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SozSys 4 (1998), H.1

Across the Great (and Small) Divides - Stephan Fuchs/Douglas A. Marshall

(1) Hume taught us suspicion about causation. Causation is observer-dependent and variable – when seen as a cultural construct and accomplishment, not as the natural order of things in their true being. Saying that universality is a possible result, not cause, of order is also observer-dependent. This observer is sociology observing social structure. For those involved in such a "universal" order, the arrow of causation reverses, and their order’s universality simply is. When we talk about causes, we keep in mind that different observers assign causality in different ways, and interrupt causal regresses at different points. The more sciences are being done, the more observers perceive different causalities. Sometimes, we use "covariation," instead of "causation," to reaffirm this Humean caution about causation.

(2) Ceteris paribus is important here, since there are many more causes than can be accomodated by a linear argument. Causes work together, at the same time, while a text can introduce causes only one after another.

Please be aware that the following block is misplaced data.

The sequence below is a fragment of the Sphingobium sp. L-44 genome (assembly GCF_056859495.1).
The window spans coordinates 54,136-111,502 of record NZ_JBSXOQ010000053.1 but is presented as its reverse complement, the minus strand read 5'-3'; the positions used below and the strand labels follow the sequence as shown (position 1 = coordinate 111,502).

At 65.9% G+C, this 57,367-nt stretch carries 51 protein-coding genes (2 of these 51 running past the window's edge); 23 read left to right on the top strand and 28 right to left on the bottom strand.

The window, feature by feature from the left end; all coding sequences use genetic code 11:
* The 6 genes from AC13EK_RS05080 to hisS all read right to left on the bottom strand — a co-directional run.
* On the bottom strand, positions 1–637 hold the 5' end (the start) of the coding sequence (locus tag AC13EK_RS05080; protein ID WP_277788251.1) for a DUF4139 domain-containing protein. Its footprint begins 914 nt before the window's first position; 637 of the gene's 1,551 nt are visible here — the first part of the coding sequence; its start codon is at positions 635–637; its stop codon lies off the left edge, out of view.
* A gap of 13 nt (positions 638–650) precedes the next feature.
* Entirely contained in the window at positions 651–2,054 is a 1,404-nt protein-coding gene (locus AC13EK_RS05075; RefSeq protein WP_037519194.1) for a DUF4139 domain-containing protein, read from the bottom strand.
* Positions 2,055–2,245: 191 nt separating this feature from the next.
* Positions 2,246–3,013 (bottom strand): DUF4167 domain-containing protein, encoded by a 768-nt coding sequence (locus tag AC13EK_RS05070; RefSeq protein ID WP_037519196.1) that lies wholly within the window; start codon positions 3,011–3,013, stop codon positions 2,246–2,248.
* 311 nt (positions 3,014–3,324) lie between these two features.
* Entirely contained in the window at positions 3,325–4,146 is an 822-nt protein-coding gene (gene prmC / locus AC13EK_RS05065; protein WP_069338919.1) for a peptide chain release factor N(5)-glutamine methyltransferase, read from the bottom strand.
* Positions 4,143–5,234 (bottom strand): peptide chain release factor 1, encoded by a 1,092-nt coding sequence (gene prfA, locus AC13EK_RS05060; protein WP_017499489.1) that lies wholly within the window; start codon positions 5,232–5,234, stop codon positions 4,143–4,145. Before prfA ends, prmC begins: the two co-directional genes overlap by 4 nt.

(3) We use "postism" here to combine various skeptical and revisionist movements, including postpositivism, poststructuralism, postmodernism, post-enlightenment, etc.

(4) We should add that Latour’s postism does not make the move toward idealism, as some other textualist approaches in science studies do.

(5)Actor-network philosophers love to invent new words. To prove that we can do this, too, we shall sometimes call them "persings," a hybrid of persons and things.

(6) In quotation marks because actor-network actants don’t really like or want theory.

(7) See note 4.

(8) The next question, then, is why they aren’t part of a moral community. One possible answer is: because they are bacteria!, but sociology cannot be satisfied by such referential or realist explanations. For sociology, as indeed for any science that replaces substances by elements, and essences by relations, nothing is what it is because of its natural or intrinsic characteristics.

(9) Jennifer Lehmann from the University of Nebraska.


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